Scientists from Northwestern University claim to have developed a process that destroys PFAS compounds – leaving behind only benign end products.
Using low temperatures and inexpensive, common reagents, the research team developed a process that causes two major classes of PFAS compounds to fall apart.
“PFAS has become a major societal problem,” said Northwestern’s William Dichtel, who led the study. “Even just a tiny, tiny amount of PFAS causes negative health effects, and it does not break down. We can’t just wait out this problem. We wanted to use chemistry to address this problem and create a solution that the world can use. It’s exciting because of how simple — yet unrecognized — our solution is.”
Brittany Trang, who conducted the project as a part of her recently completed doctoral thesis in Dichtel’s laboratory, is the paper’s co-first author.
While the health effects are not yet fully understood, PFAS exposure has been linked with decreased fertility, developmental effects in children, increased risks of various types of cancer, reduced immunity to fight infections and increased cholesterol levels. With these adverse health effects in mind, the U.S. Environmental Protection Agency (EPA) recently declared several PFAS as unsafe — even at trace levels.
Although some of the more dangerous PFAS, PFOS and PFOA compounds are already restricted in the EU, there is currently a push by Germany, the Netherlands, Denmark, Sweden, and Norway to widely restrict the use of PFAS where they are not deemed essential. This initiative is in line with the EU’s Chemicals Strategy for Sustainability, which outlines the Commission’s ambition to limit non-essential uses of PFAS chemicals.
The secret to PFAS’s indestructibility lies in its chemical bonds. PFAS contains many carbon-fluorine bonds, which are the strongest bonds in organic chemistry. As the most electronegative element in the periodic table, fluorine wants electrons — and badly. Carbon, on the other hand, is more willing to give up its electrons.
While studying the compounds, Dichtel’s team found a weakness. PFAS contains a long tail of unyielding carbon-fluorine bonds. But at one end of the molecule, there is a charged group that often contains charged oxygen atoms. Dichtel’s team targeted this head group by heating the PFAS in dimethyl sulfoxide — an unusual solvent for PFAS destruction — with sodium hydroxide, a common reagent. The process decapitated the head group, leaving behind a reactive tail.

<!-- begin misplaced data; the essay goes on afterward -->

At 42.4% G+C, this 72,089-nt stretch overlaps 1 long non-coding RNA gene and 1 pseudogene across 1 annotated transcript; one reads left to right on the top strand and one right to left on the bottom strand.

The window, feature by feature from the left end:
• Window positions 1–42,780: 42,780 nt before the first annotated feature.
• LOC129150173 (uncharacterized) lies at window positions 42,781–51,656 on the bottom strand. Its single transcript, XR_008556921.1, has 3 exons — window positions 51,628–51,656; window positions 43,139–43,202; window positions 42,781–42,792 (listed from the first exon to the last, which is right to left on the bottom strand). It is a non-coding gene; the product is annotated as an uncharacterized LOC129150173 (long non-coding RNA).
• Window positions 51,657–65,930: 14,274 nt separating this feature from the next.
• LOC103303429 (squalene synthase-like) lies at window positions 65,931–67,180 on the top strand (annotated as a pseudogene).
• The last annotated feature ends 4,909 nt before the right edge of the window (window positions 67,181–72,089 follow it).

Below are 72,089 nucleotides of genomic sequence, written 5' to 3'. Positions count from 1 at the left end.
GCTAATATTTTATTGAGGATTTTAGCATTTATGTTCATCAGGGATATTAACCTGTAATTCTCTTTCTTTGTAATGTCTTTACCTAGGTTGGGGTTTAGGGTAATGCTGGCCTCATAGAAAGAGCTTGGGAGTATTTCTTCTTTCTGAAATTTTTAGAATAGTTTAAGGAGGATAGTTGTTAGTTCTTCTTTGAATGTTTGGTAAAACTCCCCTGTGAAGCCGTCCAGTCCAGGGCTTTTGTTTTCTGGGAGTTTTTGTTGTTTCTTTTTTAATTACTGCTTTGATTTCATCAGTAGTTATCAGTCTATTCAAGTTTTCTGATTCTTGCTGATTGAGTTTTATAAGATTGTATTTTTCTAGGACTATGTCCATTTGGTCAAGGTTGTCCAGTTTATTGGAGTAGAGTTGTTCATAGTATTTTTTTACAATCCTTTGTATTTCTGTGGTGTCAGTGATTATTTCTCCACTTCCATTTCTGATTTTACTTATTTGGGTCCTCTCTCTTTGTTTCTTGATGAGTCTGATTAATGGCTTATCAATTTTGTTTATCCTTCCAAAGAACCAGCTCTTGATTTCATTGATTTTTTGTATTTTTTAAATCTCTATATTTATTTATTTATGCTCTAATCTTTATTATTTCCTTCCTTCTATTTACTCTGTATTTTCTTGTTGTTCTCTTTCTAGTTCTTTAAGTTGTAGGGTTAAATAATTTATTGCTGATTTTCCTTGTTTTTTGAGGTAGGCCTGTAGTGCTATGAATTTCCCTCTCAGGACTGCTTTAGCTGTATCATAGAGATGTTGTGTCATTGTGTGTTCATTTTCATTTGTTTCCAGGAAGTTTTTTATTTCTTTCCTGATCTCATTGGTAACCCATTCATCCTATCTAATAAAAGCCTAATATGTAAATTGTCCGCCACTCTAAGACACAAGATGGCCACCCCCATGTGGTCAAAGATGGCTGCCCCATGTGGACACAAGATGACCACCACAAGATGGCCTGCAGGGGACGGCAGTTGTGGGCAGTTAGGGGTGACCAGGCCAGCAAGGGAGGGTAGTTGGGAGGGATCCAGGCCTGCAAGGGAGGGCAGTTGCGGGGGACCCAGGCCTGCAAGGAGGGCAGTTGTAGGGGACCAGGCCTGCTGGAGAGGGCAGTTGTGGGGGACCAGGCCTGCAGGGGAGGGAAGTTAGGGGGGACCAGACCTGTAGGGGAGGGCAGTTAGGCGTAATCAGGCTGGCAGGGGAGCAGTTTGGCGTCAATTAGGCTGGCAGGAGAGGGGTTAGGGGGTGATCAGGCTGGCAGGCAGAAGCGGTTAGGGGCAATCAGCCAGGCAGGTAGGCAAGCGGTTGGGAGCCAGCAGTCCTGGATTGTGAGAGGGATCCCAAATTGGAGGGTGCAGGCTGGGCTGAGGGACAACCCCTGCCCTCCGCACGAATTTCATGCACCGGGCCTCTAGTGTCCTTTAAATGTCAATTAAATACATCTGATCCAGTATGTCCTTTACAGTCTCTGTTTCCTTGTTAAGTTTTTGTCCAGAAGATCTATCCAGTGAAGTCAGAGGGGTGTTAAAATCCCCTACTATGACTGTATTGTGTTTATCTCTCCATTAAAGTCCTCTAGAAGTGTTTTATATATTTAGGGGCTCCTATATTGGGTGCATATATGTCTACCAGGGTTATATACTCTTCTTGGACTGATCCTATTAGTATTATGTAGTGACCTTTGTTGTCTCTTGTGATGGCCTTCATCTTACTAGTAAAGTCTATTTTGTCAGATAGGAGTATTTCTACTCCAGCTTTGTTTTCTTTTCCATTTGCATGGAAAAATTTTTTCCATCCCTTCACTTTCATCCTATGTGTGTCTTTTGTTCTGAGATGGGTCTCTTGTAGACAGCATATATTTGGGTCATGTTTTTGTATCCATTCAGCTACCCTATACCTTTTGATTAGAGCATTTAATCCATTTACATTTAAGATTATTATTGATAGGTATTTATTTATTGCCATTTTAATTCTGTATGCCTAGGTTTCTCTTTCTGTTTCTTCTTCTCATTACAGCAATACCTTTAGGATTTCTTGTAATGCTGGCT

“That triggered all these reactions, and it started spitting out fluorine atoms from these compounds to form fluoride, which is the safest form of fluorine,” Dichtel said. “Although carbon-fluorine bonds are super strong, that charged head group is the Achilles’ heel.”
In previous attempts to destroy PFAS, other researchers have used high temperatures — up to 400 degrees Celsius. Dichtel is excited that the new technique relies on milder conditions and a simple, inexpensive reagent, making the solution potentially more practical for widespread use.
After discovering the PFAS degradation conditions, Dichtel and Trang also discovered that the fluorinated pollutants fall apart by different processes than generally assumed. Using powerful computational methods, collaborators Ken Houk at UCLA and Yuli Li, a student at Tianjin University who virtually visited Houk’s group, simulated the PFAS degradation.
Their calculations suggest that PFAS falls apart by more complex processes than expected. Although it was previously assumed that PFAS should fall apart one carbon at a time, the simulation showed that PFAS actually falls apart two or three carbons at a time — a discovery that matched Dichtel and Trang’s experiments. By understanding these pathways, researchers can confirm that only benign products remain. This new knowledge also could help guide further improvements to the method.